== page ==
Should I try to use the IE version of Grid Layout? Revisited for 2018
In November 2016, I wrote an article in response to a question about Grid support in IE10 and 11. In that piece I wrote a quick rundown of what parts of the modern specification were supported in the older IE version. During a recent discussion onstage at An Event Apart, the issue of using the
-ms prefixed version came up. As Jeremy Keith has documented his thoughts on that discussion, I thought I would post mine as a response to his post and also as an update to my previous article.
Should I create a fallback version specifically for IE10 and 11?
It is possible to use the
-ms prefixed version to create a fallback, although it misses some features of the modern specification. The question really is, is it worth you going to that trouble for a diminishing number of visitors, when you will also need to create a fallback version for browsers which do not have grid and are not IE10 and 11. That’s three versions you are creating and, as Jeremy points out, it makes far more sense to make one fallback for everyone.
The only reason I would be considering using the
-ms prefixed version at this point, would be in the following situation:
- I need to do something which only grid can achieve.
- And, the
-msprefixed version would be overwhelmingly better than a simpler fallback.
- And, I have a large percentage of visitors in IE10/11.
If making your site look exactly the same in browsers which do not support grid as those which do support grid is that important, maybe don’t use Grid Layout. This is still a valid choice. That way you can use legacy techniques which work in modern browsers as well as legacy browsers. If you want to do something that can only be done with grid however, then you need to think about non-grid supporting browsers. This includes IE10 and 11.
In the majority of cases your float-based fallback will be just fine for all of the legacy browsers. If there was something that would be much better when using the
-ms prefixed version, I wouldn’t try and do my whole layout in grid. I’d use my simple float-based legacy fallback, and in one or two places where it made sense, throw in some
-ms prefixed grid to enhance the layout for IE10/11. Using the type of technique I describe in my article Pattern Library First makes that kind of component based approach much more straightforward.
An approach of enhancing browsers based on their capabilities will tend to get you the best results, whether the CSS in question is Grid, CSS Shapes or anything else. If you can enhance your layout for IE10/11 with judicious and careful use of the prefixed version, and you have the time to do so, that’s great. However you still need that float-based fallback, so start with that first.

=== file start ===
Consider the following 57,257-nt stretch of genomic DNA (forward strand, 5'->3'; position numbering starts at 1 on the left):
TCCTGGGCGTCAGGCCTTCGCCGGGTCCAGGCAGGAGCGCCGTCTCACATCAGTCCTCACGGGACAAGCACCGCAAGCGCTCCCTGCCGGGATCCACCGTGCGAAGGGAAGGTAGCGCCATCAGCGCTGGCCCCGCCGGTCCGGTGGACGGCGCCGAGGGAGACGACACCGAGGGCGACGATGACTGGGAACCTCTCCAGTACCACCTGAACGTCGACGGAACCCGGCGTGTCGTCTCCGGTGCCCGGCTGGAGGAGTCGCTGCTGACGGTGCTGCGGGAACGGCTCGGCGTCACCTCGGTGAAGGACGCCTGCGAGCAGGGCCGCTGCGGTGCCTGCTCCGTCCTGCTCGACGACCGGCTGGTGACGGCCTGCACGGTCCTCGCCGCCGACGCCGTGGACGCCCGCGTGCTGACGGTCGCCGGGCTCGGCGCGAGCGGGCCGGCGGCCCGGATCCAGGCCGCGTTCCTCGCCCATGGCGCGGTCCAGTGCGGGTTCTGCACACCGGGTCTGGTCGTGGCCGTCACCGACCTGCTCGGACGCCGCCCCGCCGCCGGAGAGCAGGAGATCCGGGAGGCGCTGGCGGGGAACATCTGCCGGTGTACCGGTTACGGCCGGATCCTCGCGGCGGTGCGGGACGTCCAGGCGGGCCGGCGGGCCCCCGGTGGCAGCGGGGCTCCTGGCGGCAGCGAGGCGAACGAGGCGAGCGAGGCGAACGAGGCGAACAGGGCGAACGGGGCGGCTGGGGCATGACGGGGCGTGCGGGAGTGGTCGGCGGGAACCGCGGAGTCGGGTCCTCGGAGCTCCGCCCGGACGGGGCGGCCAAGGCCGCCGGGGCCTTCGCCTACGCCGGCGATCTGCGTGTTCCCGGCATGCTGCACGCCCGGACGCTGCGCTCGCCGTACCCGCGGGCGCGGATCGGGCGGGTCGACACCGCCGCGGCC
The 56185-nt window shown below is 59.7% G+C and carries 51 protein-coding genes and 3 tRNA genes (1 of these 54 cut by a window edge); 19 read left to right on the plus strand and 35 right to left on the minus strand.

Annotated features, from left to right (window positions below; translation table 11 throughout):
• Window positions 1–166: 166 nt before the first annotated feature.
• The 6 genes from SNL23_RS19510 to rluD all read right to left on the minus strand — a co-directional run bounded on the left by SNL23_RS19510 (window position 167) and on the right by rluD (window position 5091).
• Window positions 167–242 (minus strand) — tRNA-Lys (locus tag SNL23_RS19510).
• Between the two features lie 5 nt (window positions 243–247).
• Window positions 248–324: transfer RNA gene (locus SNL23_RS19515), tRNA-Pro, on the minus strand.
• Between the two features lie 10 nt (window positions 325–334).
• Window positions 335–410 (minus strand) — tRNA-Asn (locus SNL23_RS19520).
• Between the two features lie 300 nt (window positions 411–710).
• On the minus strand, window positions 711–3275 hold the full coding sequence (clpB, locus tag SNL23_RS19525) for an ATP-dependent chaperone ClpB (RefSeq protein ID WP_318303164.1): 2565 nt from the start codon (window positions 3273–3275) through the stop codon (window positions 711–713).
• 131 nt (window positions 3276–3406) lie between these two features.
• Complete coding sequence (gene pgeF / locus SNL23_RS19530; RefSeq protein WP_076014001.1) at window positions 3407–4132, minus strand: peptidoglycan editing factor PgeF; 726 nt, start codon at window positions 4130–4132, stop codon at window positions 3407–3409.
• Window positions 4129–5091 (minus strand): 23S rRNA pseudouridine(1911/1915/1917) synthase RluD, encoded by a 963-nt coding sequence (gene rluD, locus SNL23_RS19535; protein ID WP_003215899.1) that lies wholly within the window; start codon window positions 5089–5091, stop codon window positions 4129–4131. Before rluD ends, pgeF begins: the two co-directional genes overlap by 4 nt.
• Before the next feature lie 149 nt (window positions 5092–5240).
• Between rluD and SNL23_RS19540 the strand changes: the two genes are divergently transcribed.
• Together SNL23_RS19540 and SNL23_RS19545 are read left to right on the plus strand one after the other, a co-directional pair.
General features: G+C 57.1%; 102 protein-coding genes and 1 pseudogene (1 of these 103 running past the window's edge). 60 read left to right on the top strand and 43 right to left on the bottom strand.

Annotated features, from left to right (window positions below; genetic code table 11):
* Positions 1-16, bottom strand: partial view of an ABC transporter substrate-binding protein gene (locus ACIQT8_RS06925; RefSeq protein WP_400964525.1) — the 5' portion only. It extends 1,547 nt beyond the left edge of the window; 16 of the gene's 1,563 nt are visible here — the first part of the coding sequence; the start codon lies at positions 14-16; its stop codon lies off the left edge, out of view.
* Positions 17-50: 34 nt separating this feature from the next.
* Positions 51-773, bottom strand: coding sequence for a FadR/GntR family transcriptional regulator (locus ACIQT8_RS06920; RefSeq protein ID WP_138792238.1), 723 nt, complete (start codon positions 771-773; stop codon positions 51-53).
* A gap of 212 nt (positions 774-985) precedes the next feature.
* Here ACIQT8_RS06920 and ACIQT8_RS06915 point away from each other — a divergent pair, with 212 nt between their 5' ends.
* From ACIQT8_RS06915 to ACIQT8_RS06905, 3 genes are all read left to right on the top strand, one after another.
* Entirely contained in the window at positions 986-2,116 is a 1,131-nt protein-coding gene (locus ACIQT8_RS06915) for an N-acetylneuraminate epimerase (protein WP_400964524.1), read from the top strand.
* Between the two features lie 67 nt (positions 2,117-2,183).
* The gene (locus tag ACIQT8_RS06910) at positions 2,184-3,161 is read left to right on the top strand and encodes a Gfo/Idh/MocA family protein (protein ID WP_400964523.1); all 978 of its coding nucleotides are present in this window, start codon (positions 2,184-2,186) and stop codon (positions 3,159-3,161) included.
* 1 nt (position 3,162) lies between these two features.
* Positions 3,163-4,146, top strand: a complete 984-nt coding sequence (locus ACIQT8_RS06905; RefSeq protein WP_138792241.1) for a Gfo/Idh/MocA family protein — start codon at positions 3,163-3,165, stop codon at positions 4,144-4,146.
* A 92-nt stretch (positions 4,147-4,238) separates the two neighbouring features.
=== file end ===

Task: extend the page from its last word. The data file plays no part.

Should I use Autoprefixer with Grid?
I would strongly suggest not.
To use Grid Layout with Autoprefixer means remembering which bits of the spec you can’t use and limiting your use of the spec. Then carefully testing to make sure Autoprefixer hasn’t blown up your layout in Internet Explorer because you accidentally used one of those bits. You are adding complexity and testing requirements, not taking them away, no matter how attractive being able to run something that promises to sort it all out for you might be. As the prefixed spec is so different, you can’t fix compatibility with an automated tool, this isn’t just prefixes. So you still have to remember a pile of stuff, in this case all of the things you can no longer use in order to use Autoprefixer. Does it really make sense, to take a spec which is implemented pretty much in entirety across modern browsers, and limit your use of it due to the fact that a particular old browser exists?
If using Grid in IE is so important to you, learn how Grid works in IE, and create fallback layouts with that spec, rather than hobbling your use of Grid in order to run Autoprefixer. However, with every month that passes, making special versions for two types of old browser makes less and less sense. Personally, I’d spend that time making my site more usable, accessible or beautiful for the majority of my users.
As Jeremy notes, the usefulness of a tool like Autoprefixer is diminishing, which is a good thing. It is becoming far easier to code in a way that supports all browsers, where support means usable in an appropriate way for the technology the user has in front of them. Embrace that, and be glad for the fact that we can reduce complexity based on the increasing interoperability of CSS in our browsers.